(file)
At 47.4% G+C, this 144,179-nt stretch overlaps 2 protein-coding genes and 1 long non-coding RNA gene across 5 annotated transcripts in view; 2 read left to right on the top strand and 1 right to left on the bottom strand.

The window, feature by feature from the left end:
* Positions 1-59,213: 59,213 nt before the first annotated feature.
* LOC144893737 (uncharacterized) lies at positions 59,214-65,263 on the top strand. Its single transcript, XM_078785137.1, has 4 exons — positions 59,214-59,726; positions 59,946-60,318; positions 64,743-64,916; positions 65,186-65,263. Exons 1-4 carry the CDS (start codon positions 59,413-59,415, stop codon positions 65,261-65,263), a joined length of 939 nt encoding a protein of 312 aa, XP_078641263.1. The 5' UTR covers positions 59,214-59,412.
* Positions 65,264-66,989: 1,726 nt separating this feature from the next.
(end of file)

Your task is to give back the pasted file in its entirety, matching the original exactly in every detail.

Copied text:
At 47.4% G+C, this 144,179-nt stretch overlaps 2 protein-coding genes and 1 long non-coding RNA gene across 5 annotated transcripts in view; 2 read left to right on the top strand and 1 right to left on the bottom strand.

The window, feature by feature from the left end:
* Positions 1-59,213: 59,213 nt before the first annotated feature.
* LOC144893737 (uncharacterized) lies at positions 59,214-65,263 on the top strand. Its single transcript, XM_078785137.1, has 4 exons — positions 59,214-59,726; positions 59,946-60,318; positions 64,743-64,916; positions 65,186-65,263. Exons 1-4 carry the CDS (start codon positions 59,413-59,415, stop codon positions 65,261-65,263), a joined length of 939 nt encoding a protein of 312 aa, XP_078641263.1. The 5' UTR covers positions 59,214-59,412.
* Positions 65,264-66,989: 1,726 nt separating this feature from the next.